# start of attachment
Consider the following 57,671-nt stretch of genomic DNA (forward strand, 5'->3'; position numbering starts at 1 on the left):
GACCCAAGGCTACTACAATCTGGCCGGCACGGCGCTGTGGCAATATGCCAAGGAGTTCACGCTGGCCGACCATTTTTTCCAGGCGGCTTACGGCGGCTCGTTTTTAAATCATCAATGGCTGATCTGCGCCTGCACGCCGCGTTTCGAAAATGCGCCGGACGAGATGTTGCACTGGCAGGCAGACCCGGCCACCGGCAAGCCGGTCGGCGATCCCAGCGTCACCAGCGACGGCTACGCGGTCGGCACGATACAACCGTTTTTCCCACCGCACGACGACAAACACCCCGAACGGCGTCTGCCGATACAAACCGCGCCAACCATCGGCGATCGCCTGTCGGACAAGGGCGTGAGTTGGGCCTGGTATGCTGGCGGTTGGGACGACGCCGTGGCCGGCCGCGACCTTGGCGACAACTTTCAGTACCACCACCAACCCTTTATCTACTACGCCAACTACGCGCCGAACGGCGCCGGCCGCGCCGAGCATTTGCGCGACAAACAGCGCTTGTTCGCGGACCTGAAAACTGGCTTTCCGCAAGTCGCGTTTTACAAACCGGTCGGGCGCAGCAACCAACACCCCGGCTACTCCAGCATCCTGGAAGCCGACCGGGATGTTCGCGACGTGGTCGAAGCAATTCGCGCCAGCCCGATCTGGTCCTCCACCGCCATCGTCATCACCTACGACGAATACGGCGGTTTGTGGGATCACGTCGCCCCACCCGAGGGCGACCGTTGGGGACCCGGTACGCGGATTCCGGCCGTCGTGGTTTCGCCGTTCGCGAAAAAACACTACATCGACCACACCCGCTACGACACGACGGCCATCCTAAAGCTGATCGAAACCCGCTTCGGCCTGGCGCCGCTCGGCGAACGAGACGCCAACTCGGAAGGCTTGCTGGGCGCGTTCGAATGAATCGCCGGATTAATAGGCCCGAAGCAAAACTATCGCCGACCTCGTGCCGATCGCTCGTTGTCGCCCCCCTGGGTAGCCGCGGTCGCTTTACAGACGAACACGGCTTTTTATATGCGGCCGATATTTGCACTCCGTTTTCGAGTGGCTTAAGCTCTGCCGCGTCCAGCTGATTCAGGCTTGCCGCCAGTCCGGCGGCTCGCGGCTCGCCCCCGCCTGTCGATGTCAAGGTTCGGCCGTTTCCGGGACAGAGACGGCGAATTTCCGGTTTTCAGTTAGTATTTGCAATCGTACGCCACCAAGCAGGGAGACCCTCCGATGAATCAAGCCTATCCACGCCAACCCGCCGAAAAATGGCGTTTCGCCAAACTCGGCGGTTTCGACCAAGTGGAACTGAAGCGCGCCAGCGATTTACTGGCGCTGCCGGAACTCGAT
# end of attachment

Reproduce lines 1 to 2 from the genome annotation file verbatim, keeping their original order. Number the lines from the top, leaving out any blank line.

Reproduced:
Consider the following 57,671-nt stretch of genomic DNA (forward strand, 5'->3'; position numbering starts at 1 on the left):
GACCCAAGGCTACTACAATCTGGCCGGCACGGCGCTGTGGCAATATGCCAAGGAGTTCACGCTGGCCGACCATTTTTTCCAGGCGGCTTACGGCGGCTCGTTTTTAAATCATCAATGGCTGATCTGCGCCTGCACGCCGCGTTTCGAAAATGCGCCGGACGAGATGTTGCACTGGCAGGCAGACCCGGCCACCGGCAAGCCGGTCGGCGATCCCAGCGTCACCAGCGACGGCTACGCGGTCGGCACGATACAACCGTTTTTCCCACCGCACGACGACAAACACCCCGAACGGCGTCTGCCGATACAAACCGCGCCAACCATCGGCGATCGCCTGTCGGACAAGGGCGTGAGTTGGGCCTGGTATGCTGGCGGTTGGGACGACGCCGTGGCCGGCCGCGACCTTGGCGACAACTTTCAGTACCACCACCAACCCTTTATCTACTACGCCAACTACGCGCCGAACGGCGCCGGCCGCGCCGAGCATTTGCGCGACAAACAGCGCTTGTTCGCGGACCTGAAAACTGGCTTTCCGCAAGTCGCGTTTTACAAACCGGTCGGGCGCAGCAACCAACACCCCGGCTACTCCAGCATCCTGGAAGCCGACCGGGATGTTCGCGACGTGGTCGAAGCAATTCGCGCCAGCCCGATCTGGTCCTCCACCGCCATCGTCATCACCTACGACGAATACGGCGGTTTGTGGGATCACGTCGCCCCACCCGAGGGCGACCGTTGGGGACCCGGTACGCGGATTCCGGCCGTCGTGGTTTCGCCGTTCGCGAAAAAACACTACATCGACCACACCCGCTACGACACGACGGCCATCCTAAAGCTGATCGAAACCCGCTTCGGCCTGGCGCCGCTCGGCGAACGAGACGCCAACTCGGAAGGCTTGCTGGGCGCGTTCGAATGAATCGCCGGATTAATAGGCCCGAAGCAAAACTATCGCCGACCTCGTGCCGATCGCTCGTTGTCGCCCCCCTGGGTAGCCGCGGTCGCTTTACAGACGAACACGGCTTTTTATATGCGGCCGATATTTGCACTCCGTTTTCGAGTGGCTTAAGCTCTGCCGCGTCCAGCTGATTCAGGCTTGCCGCCAGTCCGGCGGCTCGCGGCTCGCCCCCGCCTGTCGATGTCAAGGTTCGGCCGTTTCCGGGACAGAGACGGCGAATTTCCGGTTTTCAGTTAGTATTTGCAATCGTACGCCACCAAGCAGGGAGACCCTCCGATGAATCAAGCCTATCCACGCCAACCCGCCGAAAAATGGCGTTTCGCCAAACTCGGCGGTTTCGACCAAGTGGAACTGAAGCGCGCCAGCGATTTACTGGCGCTGCCGGAACTCGAT